As an article in this week’s issue of TIME explains, the burgeoning sport of acro—the short form of “acrobatics and tumbling”—is striving to distance itself from its cheerleading roots. Likewise, when photographer Holly Andres visited the University of Oregon acro team to shoot the young athletes at practice, she wanted to avoid the tropes of cheerleading photography. There would be no green backgrounds or vivid colors. Instead, the shoot had been planned entirely in black-and-white, the participants envisaged as frozen shapes on a stark field—an idea planned by TIME in order to match a story about a sport striving to be taken seriously.
“The night before, I was really struggling with how I was going to pull this off,” says Andres, for whom the assignment was a departure from her usual style. But, she says, the answer came to her in her sleep, when she thought of Leni Riefenstahl’s photographs of divers from the 1937 Olympics. “I was thinking about the way that she shot really low angles and exposed for the sky in such a way that the athletes looked like these graphic objects. I thought if I could just get them outside and shoot from a low angle I could probably get a more compelling shot than shooting in the gym.”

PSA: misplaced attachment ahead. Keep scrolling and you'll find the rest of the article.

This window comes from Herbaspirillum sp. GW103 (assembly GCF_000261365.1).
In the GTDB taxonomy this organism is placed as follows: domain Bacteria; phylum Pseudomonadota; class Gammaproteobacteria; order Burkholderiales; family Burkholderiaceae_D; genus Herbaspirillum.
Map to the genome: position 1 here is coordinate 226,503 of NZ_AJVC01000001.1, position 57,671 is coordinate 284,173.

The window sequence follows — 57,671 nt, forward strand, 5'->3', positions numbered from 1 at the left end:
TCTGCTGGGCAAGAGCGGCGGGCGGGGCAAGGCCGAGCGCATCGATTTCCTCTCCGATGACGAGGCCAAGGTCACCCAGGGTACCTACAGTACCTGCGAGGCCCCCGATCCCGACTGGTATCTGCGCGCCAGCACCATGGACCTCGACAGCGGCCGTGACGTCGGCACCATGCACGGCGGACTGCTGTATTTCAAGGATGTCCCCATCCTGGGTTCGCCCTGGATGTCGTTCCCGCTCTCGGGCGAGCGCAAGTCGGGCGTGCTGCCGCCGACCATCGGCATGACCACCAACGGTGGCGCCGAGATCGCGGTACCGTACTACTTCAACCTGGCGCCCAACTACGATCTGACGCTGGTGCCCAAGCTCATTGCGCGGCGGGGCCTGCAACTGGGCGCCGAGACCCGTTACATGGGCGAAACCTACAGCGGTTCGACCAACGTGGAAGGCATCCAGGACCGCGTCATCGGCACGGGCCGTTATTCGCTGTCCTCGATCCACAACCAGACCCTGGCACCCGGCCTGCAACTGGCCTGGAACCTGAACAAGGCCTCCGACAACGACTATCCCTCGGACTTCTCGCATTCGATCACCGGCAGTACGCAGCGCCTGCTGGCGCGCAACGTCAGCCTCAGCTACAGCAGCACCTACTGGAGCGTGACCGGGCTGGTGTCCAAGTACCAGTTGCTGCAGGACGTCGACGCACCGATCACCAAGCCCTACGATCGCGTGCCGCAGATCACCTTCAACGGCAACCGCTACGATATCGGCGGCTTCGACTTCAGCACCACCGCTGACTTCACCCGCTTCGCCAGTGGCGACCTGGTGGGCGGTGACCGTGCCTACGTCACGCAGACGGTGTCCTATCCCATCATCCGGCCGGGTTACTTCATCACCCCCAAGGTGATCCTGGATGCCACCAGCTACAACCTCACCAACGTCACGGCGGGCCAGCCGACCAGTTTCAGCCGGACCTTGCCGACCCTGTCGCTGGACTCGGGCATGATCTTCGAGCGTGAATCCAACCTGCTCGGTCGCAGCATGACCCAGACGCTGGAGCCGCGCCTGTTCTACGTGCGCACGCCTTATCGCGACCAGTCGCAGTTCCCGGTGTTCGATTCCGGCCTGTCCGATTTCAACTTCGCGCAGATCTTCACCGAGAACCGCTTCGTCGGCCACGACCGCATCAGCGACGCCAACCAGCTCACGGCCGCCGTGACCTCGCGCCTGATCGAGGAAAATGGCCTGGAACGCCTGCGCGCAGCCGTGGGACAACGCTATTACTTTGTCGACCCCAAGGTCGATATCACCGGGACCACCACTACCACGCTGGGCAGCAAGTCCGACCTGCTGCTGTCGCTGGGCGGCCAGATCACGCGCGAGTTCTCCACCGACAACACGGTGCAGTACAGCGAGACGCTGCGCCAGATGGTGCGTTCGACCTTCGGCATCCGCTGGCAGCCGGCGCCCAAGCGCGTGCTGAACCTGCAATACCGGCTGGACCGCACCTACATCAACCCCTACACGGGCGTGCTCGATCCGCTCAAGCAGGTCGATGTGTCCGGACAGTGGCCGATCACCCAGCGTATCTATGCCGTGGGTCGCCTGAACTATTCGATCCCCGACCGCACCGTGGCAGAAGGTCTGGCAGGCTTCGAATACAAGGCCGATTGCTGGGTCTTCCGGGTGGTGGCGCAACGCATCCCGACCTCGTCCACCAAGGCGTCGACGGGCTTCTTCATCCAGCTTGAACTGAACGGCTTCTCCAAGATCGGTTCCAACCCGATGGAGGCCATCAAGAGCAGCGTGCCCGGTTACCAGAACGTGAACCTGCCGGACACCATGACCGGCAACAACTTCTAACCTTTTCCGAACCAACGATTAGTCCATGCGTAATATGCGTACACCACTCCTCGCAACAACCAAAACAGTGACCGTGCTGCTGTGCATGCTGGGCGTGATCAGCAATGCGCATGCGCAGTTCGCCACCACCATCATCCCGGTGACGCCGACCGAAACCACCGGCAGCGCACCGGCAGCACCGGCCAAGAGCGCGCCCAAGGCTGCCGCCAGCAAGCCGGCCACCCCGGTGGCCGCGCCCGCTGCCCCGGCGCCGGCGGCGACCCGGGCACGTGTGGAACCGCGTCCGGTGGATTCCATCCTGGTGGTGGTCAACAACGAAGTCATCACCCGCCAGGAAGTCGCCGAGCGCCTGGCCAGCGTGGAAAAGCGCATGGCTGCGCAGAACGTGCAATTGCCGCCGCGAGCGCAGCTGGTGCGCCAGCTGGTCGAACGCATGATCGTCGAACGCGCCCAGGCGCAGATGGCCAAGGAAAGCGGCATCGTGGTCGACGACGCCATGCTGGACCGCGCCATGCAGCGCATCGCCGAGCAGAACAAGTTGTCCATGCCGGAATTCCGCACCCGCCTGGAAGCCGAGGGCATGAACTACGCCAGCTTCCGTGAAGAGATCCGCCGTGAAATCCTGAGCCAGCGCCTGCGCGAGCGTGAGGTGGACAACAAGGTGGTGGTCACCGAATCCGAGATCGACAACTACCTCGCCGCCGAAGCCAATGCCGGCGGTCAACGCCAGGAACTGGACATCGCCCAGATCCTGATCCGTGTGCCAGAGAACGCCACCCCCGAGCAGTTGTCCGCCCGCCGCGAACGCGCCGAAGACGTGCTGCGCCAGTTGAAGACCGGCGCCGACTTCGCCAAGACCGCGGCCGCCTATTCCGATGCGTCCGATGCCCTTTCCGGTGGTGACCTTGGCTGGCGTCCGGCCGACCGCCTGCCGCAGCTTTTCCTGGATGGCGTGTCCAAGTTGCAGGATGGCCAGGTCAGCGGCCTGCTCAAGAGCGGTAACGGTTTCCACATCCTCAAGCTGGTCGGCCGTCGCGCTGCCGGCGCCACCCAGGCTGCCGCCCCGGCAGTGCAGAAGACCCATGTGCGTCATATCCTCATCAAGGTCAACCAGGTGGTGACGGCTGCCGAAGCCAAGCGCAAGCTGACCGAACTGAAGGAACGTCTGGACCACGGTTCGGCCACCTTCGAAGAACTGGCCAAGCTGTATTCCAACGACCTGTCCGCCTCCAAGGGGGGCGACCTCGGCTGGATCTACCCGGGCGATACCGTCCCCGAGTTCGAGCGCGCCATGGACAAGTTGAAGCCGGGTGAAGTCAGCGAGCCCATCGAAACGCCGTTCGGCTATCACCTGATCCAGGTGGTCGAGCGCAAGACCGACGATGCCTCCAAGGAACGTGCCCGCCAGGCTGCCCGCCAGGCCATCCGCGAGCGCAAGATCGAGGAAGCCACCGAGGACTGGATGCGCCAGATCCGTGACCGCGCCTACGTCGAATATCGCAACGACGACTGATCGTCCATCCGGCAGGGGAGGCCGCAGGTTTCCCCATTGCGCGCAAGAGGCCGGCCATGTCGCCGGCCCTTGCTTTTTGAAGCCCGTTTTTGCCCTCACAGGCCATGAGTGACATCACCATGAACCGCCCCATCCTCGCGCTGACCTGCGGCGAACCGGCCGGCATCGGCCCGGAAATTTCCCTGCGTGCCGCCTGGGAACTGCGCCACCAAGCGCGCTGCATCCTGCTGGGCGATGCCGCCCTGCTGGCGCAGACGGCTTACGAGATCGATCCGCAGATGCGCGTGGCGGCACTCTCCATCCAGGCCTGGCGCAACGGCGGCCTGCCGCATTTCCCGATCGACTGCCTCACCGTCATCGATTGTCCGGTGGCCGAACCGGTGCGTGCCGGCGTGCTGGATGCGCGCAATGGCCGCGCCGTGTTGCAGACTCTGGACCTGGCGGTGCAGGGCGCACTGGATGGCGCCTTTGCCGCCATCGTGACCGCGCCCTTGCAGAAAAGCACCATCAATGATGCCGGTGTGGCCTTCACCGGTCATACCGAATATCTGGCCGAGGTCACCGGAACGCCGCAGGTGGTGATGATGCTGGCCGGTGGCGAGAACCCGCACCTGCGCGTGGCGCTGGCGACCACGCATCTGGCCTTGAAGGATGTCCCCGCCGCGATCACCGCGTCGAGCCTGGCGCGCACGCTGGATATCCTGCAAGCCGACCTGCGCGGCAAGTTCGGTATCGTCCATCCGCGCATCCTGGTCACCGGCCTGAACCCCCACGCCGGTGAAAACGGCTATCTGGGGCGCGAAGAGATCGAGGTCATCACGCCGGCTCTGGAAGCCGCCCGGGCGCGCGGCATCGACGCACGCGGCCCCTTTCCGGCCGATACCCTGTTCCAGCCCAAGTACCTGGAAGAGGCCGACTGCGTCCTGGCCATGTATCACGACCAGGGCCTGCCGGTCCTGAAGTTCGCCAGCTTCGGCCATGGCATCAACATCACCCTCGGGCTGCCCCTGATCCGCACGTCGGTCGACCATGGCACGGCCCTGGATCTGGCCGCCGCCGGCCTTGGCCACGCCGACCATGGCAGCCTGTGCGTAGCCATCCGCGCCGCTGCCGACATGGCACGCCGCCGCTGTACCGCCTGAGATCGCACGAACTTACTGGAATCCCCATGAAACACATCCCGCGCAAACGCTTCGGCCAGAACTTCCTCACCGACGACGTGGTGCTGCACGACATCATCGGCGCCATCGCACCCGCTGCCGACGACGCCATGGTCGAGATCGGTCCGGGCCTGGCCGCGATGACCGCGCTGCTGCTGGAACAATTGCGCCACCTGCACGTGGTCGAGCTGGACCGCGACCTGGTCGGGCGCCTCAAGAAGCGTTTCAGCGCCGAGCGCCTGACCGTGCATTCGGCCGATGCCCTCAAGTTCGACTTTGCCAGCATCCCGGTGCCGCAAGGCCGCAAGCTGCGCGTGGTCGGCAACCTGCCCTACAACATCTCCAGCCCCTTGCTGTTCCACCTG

On the day of the shoot, Andres, whose work is normally highly orchestrated, couldn’t interrupt the practice to adjust composition. Nor did she have much experience with sports—as a photographer, as an athlete or even as a spectator. But her instincts proved correct. Outside on the football field, with a low angle, she was able to capture the dizzying acrobatics in striking graphic fashion. And, as a bonus, nobody fell on her. “It was pretty terrifying,” she says. “I appreciated having my camera as a buffer to look through because I think it detached me a bit from the reality. I just had to have faith that this is what they do and no one’s going to misstep.”
The bold look of the shoot continued when the team returned to the gym for the rest of their practice. Using seven strobes, Andres was able to freeze their movements against a white seamless wall and the light gray of their gym mats.
And despite her lack of sports experience, the photographer found that the acro team’s ethic fit in with her own work as a photographer of the feminine experience. “The fact that there were no male team members and that they were the ones who were throwing and hoisting their fellow team members in the air was really interesting,” she says. “Certainly it challenged some of my preexisting ideas or stereotypes about cheerleaders.”
Read the story from our current issue: Cheer Factor
Holly Andres is an American photographer. See more of her work here.